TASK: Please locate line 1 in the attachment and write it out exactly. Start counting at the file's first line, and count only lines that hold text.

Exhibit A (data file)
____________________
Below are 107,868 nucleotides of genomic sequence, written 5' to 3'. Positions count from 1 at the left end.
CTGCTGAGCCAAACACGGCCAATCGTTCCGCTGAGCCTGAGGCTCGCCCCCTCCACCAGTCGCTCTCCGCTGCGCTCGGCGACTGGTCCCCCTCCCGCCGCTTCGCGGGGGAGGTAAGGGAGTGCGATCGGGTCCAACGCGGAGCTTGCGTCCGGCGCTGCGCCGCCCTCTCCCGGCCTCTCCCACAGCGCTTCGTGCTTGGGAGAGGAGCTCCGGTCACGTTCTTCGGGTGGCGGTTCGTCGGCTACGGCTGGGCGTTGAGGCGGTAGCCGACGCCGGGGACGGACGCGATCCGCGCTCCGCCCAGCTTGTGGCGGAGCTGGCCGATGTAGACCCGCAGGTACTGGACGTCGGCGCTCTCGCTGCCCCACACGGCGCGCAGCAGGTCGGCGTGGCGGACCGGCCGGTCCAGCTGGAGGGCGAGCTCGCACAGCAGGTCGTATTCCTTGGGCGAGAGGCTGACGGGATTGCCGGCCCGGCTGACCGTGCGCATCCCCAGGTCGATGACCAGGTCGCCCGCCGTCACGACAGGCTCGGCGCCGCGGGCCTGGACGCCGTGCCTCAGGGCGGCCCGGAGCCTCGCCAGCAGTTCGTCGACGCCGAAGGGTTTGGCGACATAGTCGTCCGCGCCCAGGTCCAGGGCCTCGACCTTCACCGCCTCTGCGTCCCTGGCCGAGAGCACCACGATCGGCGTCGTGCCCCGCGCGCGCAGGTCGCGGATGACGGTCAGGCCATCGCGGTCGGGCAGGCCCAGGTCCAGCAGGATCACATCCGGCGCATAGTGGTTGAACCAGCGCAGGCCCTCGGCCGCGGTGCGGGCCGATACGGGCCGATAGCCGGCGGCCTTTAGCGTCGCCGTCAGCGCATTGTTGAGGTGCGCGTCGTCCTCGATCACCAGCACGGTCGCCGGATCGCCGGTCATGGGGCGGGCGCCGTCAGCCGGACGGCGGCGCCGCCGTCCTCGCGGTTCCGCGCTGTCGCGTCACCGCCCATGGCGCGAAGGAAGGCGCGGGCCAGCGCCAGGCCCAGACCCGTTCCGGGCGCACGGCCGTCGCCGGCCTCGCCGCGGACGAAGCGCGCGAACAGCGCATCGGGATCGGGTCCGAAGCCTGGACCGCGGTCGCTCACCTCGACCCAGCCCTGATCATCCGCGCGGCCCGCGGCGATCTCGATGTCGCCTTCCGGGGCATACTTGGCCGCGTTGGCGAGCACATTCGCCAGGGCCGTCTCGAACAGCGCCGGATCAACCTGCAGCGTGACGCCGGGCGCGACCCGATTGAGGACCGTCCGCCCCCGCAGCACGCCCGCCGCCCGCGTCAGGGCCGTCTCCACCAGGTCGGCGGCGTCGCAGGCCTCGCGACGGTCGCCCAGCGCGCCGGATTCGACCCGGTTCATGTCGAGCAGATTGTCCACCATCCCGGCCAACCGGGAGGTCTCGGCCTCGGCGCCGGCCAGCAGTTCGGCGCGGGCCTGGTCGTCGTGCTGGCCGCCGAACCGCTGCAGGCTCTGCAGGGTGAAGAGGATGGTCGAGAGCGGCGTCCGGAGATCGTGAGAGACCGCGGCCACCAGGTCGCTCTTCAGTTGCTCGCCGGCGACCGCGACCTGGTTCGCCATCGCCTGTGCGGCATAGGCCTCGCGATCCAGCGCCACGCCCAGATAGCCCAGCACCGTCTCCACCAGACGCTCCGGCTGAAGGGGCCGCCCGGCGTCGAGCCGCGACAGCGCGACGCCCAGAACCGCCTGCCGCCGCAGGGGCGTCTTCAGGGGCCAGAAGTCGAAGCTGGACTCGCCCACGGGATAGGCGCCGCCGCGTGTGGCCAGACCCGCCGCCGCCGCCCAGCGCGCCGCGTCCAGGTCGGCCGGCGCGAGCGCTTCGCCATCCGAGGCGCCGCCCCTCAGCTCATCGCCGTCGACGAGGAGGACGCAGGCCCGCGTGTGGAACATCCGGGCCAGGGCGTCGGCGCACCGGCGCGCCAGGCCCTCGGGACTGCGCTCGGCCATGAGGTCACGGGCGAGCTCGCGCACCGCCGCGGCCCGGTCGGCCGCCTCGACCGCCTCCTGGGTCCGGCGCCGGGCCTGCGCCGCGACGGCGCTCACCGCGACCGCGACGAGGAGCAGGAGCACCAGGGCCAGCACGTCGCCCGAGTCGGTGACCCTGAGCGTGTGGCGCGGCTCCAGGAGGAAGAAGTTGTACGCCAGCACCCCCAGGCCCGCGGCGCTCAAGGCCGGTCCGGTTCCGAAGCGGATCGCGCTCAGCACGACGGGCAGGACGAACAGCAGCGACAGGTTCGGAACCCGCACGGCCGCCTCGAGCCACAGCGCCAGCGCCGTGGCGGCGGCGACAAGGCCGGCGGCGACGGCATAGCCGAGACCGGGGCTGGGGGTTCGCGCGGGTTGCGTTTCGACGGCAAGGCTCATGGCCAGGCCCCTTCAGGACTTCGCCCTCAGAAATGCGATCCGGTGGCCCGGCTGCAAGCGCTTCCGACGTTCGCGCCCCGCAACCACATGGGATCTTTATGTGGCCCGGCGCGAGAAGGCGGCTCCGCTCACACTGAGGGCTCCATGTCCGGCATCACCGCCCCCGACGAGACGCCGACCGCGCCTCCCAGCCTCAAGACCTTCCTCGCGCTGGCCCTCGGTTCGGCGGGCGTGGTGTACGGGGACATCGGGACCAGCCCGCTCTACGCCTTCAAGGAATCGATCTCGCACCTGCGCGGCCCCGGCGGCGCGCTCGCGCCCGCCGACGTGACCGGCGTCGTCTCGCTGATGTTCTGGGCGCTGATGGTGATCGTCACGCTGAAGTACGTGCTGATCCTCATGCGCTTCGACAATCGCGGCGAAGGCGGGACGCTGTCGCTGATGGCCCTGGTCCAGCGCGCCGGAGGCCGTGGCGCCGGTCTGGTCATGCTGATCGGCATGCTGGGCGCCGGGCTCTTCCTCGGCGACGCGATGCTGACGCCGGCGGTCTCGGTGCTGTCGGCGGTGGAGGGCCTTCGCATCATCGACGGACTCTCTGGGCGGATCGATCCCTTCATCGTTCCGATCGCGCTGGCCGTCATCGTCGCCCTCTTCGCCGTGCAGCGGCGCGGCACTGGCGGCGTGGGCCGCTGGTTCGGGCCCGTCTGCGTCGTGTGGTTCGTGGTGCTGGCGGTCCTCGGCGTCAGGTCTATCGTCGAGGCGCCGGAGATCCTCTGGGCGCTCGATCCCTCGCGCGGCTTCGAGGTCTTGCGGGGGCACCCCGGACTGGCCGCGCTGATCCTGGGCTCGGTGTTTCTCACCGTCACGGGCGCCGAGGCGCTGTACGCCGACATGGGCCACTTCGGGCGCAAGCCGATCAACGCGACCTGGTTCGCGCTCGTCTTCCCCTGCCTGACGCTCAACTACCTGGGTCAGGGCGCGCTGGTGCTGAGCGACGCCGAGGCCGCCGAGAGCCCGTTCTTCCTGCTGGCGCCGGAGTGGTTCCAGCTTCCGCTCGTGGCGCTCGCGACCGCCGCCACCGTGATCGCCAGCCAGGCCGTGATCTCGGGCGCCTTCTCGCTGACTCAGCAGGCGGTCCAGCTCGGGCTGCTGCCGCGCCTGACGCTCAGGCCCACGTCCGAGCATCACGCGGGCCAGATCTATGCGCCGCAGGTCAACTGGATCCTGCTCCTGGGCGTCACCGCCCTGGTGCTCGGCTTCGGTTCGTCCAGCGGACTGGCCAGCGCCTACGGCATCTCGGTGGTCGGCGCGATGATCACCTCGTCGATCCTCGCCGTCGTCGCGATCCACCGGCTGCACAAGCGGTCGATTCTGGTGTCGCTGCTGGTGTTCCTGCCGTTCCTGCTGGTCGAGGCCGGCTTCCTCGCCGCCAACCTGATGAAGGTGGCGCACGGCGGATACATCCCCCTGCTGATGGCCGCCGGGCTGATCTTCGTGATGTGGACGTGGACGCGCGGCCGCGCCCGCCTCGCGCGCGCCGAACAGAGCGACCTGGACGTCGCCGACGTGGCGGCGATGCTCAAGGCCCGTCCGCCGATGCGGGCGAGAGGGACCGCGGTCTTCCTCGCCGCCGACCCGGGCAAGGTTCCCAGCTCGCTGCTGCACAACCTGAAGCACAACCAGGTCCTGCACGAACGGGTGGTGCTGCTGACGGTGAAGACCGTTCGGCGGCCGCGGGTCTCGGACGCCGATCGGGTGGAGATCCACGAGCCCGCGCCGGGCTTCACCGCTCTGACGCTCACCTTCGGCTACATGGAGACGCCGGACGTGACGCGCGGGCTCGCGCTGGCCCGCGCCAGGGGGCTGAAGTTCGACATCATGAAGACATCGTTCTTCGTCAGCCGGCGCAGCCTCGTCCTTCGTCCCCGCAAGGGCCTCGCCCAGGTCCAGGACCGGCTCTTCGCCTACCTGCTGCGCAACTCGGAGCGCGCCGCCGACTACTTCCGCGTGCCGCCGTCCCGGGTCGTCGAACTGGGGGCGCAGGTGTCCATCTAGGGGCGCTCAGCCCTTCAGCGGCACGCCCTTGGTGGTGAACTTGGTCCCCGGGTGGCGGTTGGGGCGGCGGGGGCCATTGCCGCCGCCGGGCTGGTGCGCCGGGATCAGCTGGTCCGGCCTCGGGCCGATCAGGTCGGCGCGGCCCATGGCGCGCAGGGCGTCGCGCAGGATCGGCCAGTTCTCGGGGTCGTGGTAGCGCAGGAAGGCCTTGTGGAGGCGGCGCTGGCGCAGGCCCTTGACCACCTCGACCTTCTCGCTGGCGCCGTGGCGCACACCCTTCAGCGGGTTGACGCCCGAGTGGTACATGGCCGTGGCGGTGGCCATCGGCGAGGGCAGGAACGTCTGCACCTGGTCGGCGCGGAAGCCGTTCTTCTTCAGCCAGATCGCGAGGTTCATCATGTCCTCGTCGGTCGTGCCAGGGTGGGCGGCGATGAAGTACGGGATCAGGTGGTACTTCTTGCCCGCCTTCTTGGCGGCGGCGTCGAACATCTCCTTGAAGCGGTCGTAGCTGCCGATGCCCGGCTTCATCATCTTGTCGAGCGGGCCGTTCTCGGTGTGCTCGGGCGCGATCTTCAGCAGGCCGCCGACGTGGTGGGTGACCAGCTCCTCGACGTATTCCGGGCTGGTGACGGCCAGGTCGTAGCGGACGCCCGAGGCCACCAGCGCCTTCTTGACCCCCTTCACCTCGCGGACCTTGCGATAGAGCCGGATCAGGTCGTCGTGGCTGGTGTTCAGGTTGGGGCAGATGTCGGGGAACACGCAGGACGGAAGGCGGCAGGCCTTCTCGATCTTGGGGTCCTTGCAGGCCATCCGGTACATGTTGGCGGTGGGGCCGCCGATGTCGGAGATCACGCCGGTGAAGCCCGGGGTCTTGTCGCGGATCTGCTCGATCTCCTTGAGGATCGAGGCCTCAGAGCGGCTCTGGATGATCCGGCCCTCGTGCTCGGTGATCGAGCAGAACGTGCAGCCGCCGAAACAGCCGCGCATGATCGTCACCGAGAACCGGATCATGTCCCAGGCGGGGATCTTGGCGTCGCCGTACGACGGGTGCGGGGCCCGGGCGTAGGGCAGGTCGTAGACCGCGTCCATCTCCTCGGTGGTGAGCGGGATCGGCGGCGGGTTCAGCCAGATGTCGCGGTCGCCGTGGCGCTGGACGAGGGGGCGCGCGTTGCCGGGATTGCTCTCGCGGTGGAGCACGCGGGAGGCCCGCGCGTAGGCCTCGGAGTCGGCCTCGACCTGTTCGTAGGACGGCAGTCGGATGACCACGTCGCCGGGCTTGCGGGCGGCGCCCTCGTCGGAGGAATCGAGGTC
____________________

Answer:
Below are 107,868 nucleotides of genomic sequence, written 5' to 3'. Positions count from 1 at the left end.